Monsanto, famous for developing new strains of seeds and helping farmers improve their crop yields, has received US approval to test its new drought-tolerant biotech crop
The hope is that this genetically-engineered seed will provide farmers with an alternative when traditional grain products fail due to lack of water.
The initial large-scale tests will be run throughout the Midwest, in states from South Dakota to Texas. Monsanto’s new corn is notable because it is the first genetically modified product to be approved by the United States Department of Agriculture, rather than a herbicide or pesticide. The USDA decided against imposing regulations on the corn, giving tacit approval for its commercial use.
Environmental watchdog groups, like the Union of Concerned Scientists, are taking a wait and see approach, but note that even if the crop delivers as promised, it may be too little, too late. The effects of climate change are already being felt, from drastic weather to the drought conditions that are plaguing food growing areas throughout the world. Crop yields are dropping and farmers are being forced out of business and whether one genetically engineered crop can save them is doubtful.
UCS also points out that the drought tolerance of a crop and its water use efficiency (WUE) are tied together, but that is not necessarily true; the two traits are controlled by two different genes and whether Monsanto’s genetic modifications have affected both remains to be seen. Monsanto has not addressed that issue in its publicity and the papers filed with the USDA do not go into that particular aspect of the corn’s genetic modification.
Having said that, even a small improvement may provide some degree of much needed relief to thirsty farmers. The use of corn-based products has more than doubled in the past 30 years and an ever- growing demand for ethanol means that demand is likely continue unabated, for many years to come. That means there is likely to be a substantial market for this product in the farmer’s range of crops. Monsanto is also being careful to moderate expectations of the product, which will be marketed under the name DroughtGard. “This isn’t a product that we’re expecting to grow in the desert,” says Monsanto spokeswoman, Danielle Stuart. Initial testing is therefore to be carried out in areas that meet the company’s guidelines for the product, which include moderate drought conditions.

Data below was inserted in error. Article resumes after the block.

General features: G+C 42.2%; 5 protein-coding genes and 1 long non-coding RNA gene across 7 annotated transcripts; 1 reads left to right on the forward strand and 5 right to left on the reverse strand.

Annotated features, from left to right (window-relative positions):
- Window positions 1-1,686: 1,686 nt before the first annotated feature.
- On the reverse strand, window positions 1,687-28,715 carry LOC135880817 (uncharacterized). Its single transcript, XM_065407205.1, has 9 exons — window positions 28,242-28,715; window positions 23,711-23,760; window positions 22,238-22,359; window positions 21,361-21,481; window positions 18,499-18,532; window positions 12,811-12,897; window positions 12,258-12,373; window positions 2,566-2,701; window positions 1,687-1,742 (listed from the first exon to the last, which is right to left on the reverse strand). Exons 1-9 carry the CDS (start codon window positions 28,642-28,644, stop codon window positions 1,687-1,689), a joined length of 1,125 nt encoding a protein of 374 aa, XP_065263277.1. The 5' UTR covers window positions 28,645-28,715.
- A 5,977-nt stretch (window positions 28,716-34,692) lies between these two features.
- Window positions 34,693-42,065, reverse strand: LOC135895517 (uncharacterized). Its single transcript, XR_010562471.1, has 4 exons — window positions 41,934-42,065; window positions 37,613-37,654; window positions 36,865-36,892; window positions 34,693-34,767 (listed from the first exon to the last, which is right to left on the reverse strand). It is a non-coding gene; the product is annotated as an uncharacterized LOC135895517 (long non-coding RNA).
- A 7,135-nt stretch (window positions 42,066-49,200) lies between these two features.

Monsanto has said that it hopes to have many more products in its development pipeline as it moves forward and some are likely to be drought-resistant varieties of other crops. If the trials of DroughtGard corn are successful, it could pave the way for even more drought resistant strains of corn and perhaps a broader range of grains and vegetables. As climate change continues to impact farming and food production around the globe, it is likely that a range of solutions will be required and drought-resistant crops are likely to be just a small part of that arsenal.